Join the Big Dipper campaign and help protect our night sky They are some of the darkest skies in the south of England, and a new campaign is urging people to help retain the sense of wonder over Cranborne Chase.

The Area of Outstanding Natural Beauty (AONB) is backing the Big Dipper scheme, which aims to raise public awareness of light pollution and urge people to help conserve our starry dark skies.

Many outside lights, especially LED floodlights and security lights, can be too bright and are installed in such a way that much of the light is directed up into the night sky, contributing to the orangey-white sky glow above our towns and cities, which spreads out into the countryside.

With the nights drawing in, the campaign, which is backed by the Commission for Dark Skies, aims to encourage property owners with outside lighting to assess how much lighting they have and to ensure where possible that lamps are dipped downwards.

“It's important that efforts are sustained to cut light pollution further so we can all marvel at the night sky wherever we may live," says Sir Martin Rees, Astronomer Royal, who is also supporting the initiative.

"This campaign deserves wide support.”

The night skies over Cranborne Chase AONB are some of the darkest in the south of England, and these are worth protecting.

Amanda Scott, Dark Skies Advisor with the AONB, however stresses that reducing night-time light pollution does not necessarily mean having less lighting: it’s about having the right kind of external lighting.

“The AONB is preparing to apply for International Dark Sky Reserve status in 2019. I sometimes get asked whether this means we want to prevent external lighting on the AONB, and the answer is a definite ‘no’.

"We are not asking people living and working here to struggle in the darkness, but by taking a simple step to dip our lights we can reduce light pollution and retain that sense of wonder we feel when we look up to the night sky.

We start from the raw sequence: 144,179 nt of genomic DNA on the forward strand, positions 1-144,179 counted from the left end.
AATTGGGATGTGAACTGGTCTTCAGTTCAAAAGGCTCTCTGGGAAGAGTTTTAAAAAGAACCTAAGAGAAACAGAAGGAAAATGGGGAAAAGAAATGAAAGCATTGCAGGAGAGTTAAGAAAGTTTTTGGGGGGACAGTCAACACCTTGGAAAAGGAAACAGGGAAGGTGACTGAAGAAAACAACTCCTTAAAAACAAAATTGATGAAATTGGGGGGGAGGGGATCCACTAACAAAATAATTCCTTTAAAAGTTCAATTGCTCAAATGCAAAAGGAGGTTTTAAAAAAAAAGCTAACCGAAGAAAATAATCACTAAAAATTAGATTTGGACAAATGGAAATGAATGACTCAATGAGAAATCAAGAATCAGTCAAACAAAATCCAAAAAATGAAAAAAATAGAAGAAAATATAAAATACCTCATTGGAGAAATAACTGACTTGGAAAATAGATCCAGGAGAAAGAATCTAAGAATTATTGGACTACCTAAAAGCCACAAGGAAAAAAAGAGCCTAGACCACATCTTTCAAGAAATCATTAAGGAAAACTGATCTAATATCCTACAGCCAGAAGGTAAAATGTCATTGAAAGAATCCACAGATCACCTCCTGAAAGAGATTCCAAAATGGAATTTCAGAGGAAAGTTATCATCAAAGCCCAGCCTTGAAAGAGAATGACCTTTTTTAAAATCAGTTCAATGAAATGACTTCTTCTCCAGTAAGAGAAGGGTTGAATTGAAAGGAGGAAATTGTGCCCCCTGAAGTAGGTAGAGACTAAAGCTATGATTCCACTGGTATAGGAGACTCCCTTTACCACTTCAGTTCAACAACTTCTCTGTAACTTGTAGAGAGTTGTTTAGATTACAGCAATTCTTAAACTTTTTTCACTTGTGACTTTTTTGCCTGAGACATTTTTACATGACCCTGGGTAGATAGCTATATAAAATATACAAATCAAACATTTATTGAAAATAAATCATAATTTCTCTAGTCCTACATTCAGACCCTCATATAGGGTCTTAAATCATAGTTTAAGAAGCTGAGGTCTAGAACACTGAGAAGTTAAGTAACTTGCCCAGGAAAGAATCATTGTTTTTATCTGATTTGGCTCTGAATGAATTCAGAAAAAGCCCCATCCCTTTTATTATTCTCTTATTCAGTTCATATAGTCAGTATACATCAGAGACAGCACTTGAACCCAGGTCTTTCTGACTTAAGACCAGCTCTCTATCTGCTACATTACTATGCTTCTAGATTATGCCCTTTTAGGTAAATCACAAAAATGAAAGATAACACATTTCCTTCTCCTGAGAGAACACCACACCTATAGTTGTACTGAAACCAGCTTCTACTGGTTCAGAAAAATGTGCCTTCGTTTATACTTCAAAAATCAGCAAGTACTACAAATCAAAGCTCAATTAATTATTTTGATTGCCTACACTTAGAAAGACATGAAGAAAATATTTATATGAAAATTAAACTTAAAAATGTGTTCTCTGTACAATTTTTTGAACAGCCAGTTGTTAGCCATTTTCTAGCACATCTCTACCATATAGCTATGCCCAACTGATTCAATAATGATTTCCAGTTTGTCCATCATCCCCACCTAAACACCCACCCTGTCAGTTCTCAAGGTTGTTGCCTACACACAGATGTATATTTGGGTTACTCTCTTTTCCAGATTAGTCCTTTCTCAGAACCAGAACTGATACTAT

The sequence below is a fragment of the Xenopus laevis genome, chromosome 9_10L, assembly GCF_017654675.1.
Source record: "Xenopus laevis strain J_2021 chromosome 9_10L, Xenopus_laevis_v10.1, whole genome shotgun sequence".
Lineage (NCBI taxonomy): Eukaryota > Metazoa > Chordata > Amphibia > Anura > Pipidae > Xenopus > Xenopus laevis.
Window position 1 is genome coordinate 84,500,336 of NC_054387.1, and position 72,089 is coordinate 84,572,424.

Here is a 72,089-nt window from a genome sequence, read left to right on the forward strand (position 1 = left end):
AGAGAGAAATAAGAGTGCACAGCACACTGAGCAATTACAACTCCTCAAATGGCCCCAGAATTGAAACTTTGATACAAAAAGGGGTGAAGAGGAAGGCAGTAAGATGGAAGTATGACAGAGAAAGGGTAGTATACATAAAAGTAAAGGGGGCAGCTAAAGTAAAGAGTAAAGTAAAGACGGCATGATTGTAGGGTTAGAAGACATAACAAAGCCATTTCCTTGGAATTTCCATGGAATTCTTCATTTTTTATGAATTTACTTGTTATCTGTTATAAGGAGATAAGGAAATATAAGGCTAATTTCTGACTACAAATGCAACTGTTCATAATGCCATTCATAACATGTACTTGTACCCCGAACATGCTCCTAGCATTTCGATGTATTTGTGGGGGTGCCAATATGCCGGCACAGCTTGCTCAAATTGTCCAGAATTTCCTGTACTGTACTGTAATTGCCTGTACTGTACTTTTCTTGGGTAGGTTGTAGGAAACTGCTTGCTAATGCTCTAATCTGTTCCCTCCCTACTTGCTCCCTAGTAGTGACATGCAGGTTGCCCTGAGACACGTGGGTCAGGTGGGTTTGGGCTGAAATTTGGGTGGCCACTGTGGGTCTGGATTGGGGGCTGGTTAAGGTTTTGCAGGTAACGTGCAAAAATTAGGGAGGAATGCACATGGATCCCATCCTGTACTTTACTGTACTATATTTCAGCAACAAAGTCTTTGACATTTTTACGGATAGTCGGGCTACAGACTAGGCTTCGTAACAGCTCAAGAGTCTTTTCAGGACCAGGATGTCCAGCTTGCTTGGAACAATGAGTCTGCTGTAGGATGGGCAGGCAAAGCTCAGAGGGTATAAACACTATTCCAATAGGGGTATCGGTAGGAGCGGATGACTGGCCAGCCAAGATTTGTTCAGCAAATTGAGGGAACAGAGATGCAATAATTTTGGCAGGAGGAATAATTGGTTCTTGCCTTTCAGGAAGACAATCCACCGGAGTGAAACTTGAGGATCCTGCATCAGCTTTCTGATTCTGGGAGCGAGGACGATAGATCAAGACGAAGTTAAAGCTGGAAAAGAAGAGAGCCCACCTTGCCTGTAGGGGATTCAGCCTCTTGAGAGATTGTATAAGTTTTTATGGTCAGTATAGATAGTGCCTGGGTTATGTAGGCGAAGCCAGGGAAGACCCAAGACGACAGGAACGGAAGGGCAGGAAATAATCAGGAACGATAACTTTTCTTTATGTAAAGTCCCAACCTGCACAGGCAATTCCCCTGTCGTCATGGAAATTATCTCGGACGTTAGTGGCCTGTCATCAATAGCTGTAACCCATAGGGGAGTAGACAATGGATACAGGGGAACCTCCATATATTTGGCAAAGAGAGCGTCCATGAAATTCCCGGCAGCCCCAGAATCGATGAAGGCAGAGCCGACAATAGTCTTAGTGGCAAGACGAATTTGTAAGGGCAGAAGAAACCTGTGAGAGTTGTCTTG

"Poorly installed outside lighting can be detrimental to the quality of our dark skies. Many of the newer security lights being installed emit a very harsh blue-white light, which scatters further into the sky, blotting out our view of the stars.

"The impact is often made worse by the fact such units are angled outwards to increase the spread of light. A single, poorly installed floodlight can be seen for miles around. The night-time environment is a crucial natural resource for people, wildlife and for the rural visitor economy which benefits from increasing public interest in astro-tourism.”

The campaign is asking people to: • Ensure lights point down and are fully shielded.

• Only illuminate areas you need to and don’t leave lights on all night - use a timer or motion sensor.

• Employ lighting that is no brighter than necessary.

• If possible, don’t use LEDs emitting bright white/blue light, but rather warmer colours.

The power of a light is best characterised by its lumen output, usually listed on the packaging. About 500 lumens is ample to illuminate a back garden.

Many LED products also state the light’s colour temperature. Units of 3,000K and below, which produce a warm white colour, are less harmful to the night-time environment than 4,000K and 5,000K lights.

For advice on minimising light pollution visit or Further information on light pollution and interactive maps can be found at Do you gaze up into the sky on a clear night, and wish you had an astronomer close at hand to tell you all about the stars and spectacular constellations above? Go along to a Stargazing event organised by Cranborne Chase Area of Outstanding Natural Beauty (AONB) this month, and you’ll have exactly that.

Astronomer Bob Mizon of the Commission for Dark Skies will entertain visitors with tales of the wonders of our pristine night sky above Cranborne Chase and its thousands of stars, and Amanda Scott, Dark Skies Advisor with the AONB, will fill you in on progress with the AONB’s bid for International Dark Sky Reserve status.

Afterwards, Bob and members of the Wessex Astronomical Society will lead the audience outside for an evening of spectacular stargazing. The event even has the chance of meteors, with the Geminid meteor shower being almost at its peak.

If the weather isn’t suitable for stargazing, don’t be put off, as there will be alternative astronomy-related entertainment.

Cranborne Chase’s previous stargazing events have proven extremely popular, and the team look forward to welcoming night sky enthusiasts to the event, which takes place on Thursday, December 13 December at The New Remembrance Hall in The Remembrance Field, Charlton, Shaftesbury.

The event commences at 7pm and lasts for around two to two-and-a-half hours, depending on weather conditions. The cost for adults is £5 each (cash or cheque on the night, to include a free tea or coffee), with no charge for children. Advance booking required.

T: 01725 517417 E: